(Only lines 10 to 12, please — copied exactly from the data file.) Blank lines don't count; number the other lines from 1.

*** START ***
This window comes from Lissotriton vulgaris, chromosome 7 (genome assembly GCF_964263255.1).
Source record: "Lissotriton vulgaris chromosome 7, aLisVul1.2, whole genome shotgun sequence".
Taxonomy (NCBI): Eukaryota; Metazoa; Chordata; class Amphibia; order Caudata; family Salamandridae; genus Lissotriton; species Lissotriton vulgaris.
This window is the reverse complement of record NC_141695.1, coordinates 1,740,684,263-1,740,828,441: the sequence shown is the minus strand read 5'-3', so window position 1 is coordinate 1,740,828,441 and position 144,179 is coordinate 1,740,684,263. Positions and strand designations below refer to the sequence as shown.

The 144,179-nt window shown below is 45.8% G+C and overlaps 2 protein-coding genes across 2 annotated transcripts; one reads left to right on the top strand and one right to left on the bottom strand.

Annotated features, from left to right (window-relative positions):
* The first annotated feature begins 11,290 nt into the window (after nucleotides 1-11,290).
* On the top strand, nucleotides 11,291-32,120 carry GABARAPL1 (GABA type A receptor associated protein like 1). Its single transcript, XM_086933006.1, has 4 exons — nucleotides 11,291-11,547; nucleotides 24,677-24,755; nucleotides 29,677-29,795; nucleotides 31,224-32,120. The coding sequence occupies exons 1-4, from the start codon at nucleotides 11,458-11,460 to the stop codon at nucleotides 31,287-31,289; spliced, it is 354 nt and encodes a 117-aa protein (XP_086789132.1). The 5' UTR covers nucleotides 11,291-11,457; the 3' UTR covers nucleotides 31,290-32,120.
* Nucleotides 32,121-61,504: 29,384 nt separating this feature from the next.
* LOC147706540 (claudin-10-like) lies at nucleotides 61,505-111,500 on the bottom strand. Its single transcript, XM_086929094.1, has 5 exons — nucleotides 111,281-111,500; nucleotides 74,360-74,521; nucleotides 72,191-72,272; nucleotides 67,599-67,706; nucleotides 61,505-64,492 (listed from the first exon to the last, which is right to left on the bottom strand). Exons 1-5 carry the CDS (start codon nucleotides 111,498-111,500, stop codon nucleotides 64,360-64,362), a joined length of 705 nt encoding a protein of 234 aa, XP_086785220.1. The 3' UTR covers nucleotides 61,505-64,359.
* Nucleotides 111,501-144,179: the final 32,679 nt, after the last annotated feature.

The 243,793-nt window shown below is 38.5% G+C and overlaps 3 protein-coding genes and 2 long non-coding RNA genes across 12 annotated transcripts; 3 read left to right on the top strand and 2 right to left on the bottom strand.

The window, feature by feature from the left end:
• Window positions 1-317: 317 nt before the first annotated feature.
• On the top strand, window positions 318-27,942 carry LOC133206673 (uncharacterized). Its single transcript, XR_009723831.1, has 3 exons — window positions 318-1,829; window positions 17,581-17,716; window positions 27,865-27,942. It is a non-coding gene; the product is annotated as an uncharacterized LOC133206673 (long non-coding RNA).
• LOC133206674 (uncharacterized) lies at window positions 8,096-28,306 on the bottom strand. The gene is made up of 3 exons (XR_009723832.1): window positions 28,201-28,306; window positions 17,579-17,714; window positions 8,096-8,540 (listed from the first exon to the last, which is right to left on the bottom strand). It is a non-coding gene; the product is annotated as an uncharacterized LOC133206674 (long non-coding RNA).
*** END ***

* LOC147706540 (claudin-10-like) lies at nucleotides 61,505-111,500 on the bottom strand. Its single transcript, XM_086929094.1, has 5 exons — nucleotides 111,281-111,500; nucleotides 74,360-74,521; nucleotides 72,191-72,272; nucleotides 67,599-67,706; nucleotides 61,505-64,492 (listed from the first exon to the last, which is right to left on the bottom strand). Exons 1-5 carry the CDS (start codon nucleotides 111,498-111,500, stop codon nucleotides 64,360-64,362), a joined length of 705 nt encoding a protein of 234 aa, XP_086785220.1. The 3' UTR covers nucleotides 61,505-64,359.
* Nucleotides 111,501-144,179: the final 32,679 nt, after the last annotated feature.

The 243,793-nt window shown below is 38.5% G+C and overlaps 3 protein-coding genes and 2 long non-coding RNA genes across 12 annotated transcripts; 3 read left to right on the top strand and 2 right to left on the bottom strand.